DEANNA MORAWSKI, CNN STUDENT NEWS REPORTER: See if you can ID Me! I stretch from the San Juan Mountains of Colorado to the Gulf of Mexico. I form a natural border between Texas and Mexico. My name means "big river" in Spanish. The Rio Grande is almost 19-hundred miles long!

Saddam on Trial

AZUZ: Former Iraqi dictator Saddam Hussein was a brutal leader before the U.S. led coalition ousted him about two and a half years ago. He has a lot of enemies in Iraq and so do the men who were a part of his government. That explains why it's dangerous to be their defense lawyers. Tara Mergener has an update on his first trial centering on accusations that Hussein and the seven other men on trial killed more than 140 people about 23 years ago.


TARA MERGENER, CNN REPORTER: Court was only in session for a few hours before defense attorneys received another week's delay.

MICHAEL NEWTON, VANDERBILT UNIVERSITY LAW SCHOOL: If a week's delay is necessary to ensure a properly prepared defense then that is perfectly appropriate and within the court's discretion.

MERGENER: Today's court proceedings in Baghdad began after a five week break. Saddam Hussein entered the courtroom last, following his seven co-defendants. He appeared in a gray suit with a white shirt and complained to the judge about being shackled during his trek up several flights of stairs to the courtroom under foreign guard. Hussein demanded the judge make sure police don't let it happen again.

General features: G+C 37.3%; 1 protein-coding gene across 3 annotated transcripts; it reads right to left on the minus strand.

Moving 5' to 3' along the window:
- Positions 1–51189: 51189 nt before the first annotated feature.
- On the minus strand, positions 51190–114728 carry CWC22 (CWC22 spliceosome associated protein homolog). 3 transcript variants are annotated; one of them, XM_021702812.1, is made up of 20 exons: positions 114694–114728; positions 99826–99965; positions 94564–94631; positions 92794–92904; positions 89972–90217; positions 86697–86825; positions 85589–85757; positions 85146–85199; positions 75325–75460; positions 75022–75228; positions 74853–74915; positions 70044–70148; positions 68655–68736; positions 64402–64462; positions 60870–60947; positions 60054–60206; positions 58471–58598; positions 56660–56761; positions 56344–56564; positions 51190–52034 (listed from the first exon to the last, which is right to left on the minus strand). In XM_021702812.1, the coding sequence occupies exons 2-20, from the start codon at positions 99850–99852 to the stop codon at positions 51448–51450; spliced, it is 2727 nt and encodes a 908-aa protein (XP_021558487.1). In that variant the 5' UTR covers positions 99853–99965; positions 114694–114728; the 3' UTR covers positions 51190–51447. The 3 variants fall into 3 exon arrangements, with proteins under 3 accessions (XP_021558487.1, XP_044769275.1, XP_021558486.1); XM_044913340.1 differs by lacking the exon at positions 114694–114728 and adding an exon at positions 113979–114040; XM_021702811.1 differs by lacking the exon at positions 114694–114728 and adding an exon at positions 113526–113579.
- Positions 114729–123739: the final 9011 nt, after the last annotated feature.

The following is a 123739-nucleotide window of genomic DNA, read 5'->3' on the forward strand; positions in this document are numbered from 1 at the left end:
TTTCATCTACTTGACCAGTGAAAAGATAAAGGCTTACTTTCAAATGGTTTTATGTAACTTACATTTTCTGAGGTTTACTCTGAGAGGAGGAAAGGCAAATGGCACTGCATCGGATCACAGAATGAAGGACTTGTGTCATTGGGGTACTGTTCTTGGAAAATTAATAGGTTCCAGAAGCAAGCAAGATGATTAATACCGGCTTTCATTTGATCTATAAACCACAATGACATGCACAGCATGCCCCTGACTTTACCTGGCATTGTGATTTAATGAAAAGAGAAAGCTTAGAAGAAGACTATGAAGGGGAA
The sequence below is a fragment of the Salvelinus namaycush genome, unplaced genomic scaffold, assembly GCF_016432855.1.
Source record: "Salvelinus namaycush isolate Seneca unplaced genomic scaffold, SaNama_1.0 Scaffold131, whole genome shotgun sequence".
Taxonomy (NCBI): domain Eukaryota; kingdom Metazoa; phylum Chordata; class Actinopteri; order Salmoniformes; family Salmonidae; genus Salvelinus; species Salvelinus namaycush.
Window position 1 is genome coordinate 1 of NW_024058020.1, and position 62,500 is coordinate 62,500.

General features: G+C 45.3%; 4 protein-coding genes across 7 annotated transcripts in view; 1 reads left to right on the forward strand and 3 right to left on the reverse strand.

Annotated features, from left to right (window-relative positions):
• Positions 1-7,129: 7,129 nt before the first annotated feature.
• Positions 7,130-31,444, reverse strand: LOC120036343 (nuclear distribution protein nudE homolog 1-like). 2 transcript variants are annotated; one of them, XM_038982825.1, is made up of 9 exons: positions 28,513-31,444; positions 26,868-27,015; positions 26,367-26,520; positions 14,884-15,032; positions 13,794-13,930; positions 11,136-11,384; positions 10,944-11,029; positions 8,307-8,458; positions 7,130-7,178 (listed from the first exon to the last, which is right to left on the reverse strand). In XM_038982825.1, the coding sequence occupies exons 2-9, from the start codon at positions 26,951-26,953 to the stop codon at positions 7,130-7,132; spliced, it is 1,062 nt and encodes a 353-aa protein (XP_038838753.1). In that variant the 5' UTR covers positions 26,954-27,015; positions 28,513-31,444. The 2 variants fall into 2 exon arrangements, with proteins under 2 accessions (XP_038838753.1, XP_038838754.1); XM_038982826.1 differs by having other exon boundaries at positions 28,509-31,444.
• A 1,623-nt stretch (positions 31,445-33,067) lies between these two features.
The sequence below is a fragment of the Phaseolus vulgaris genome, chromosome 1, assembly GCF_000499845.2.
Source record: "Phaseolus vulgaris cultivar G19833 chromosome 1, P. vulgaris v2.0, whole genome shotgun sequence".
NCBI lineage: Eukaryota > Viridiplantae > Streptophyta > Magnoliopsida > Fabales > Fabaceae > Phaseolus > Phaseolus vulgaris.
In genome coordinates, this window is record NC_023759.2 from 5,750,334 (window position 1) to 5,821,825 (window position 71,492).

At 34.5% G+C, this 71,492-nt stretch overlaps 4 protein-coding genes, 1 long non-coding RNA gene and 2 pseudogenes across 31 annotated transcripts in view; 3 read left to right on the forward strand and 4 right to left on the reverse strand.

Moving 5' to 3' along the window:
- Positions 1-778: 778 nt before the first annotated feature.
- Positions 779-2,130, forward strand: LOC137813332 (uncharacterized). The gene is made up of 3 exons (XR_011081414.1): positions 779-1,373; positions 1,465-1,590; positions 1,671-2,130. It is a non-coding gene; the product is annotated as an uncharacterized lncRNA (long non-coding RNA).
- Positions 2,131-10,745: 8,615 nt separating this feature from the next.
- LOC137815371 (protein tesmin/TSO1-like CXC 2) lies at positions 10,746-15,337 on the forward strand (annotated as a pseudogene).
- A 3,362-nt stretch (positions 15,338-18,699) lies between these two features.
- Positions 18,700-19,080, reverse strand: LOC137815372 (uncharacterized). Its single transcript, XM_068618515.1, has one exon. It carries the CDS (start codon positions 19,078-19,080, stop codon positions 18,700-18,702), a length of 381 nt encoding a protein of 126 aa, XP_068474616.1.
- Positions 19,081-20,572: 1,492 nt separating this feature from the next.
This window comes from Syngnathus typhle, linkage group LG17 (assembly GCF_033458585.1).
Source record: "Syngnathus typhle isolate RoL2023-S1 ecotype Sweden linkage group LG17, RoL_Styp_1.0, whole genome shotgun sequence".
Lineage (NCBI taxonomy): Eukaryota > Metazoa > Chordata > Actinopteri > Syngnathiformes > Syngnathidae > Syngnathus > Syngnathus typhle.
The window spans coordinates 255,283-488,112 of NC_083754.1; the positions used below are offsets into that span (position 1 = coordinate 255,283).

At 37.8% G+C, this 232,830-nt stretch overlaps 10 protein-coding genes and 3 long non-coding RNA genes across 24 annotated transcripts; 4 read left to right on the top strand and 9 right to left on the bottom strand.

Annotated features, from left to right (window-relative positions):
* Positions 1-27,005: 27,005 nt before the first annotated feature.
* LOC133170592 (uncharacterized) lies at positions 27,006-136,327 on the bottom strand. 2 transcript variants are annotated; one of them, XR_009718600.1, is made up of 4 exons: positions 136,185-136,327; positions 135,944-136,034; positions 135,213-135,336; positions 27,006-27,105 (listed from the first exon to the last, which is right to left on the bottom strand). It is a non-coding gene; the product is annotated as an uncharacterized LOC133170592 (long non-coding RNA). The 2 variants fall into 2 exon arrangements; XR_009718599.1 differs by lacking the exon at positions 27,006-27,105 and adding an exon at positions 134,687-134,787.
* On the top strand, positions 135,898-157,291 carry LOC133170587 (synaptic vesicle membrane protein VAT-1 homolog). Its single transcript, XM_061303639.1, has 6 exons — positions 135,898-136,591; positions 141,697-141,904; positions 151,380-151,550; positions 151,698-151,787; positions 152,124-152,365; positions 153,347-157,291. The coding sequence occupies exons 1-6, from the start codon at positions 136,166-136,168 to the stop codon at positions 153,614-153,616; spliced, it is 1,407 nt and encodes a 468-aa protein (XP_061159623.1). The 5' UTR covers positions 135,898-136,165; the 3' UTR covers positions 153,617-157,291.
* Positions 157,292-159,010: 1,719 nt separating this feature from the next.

SADDAM HUSSEIN, FORMER IRAQI LEADER: I want you to order them. They are on our land. You are the Iraqi... they are foreigners and occupiers and invaders.

MERGENER: Since Hussein's first court appearance in October, two defense lawyers have been killed and another wounded in targeted assassinations. On the defense side now -- former U.S. Attorney General Ramsey Clark. Clark says tight security is a must to protect lawyers and any witnesses called to testify.

RAMSEY CLARK, FORMER U.S. ATTORNEY GENERAL: Our demand would be adequate security to protect... and also the witnesses.

MERGENER: The trial is set to resume next week. In Washington, I'm Tara Mergener.


Word to the Wise

MORAWSKI: A Word to the Wise... gamut: (noun) an entire range or series

Source: www.m-w.comexternal link


AZUZ: Throughout your life you've probably felt the gamut of consequences from not getting enough sleep. Inability to concentrate, making foolish mistakes, not finishing tests on time: all of this can happen as a result of sleep deprivation. But imagine if you had to contend with insomnia every night. You'd be in the same boat as the student in this story by Dr. Sanjay Gupta.


SANJAY GUPTA, CNN SR. MEDICAL CORRESPONDENT: Seventeen-year-old Katy Mullican was just three years old when she first started having difficulty sleeping.

KATY MULLICAN: I just remember wanting to go to sleep, and my dad would come and scratch my back and that would help me.

GUPTA: Three years later when she started school, she was diagnosed with ADHD, attention deficit hyperactivity disorder, and started on medications. Problem is her sleeplessness became even worse. So, since the age of six, Katy has intermittently been on a combination of ADHD drugs, along with sleeping pills, lots of drugs and the sleep never returned.

MULLICAN: Lately it's been unbearable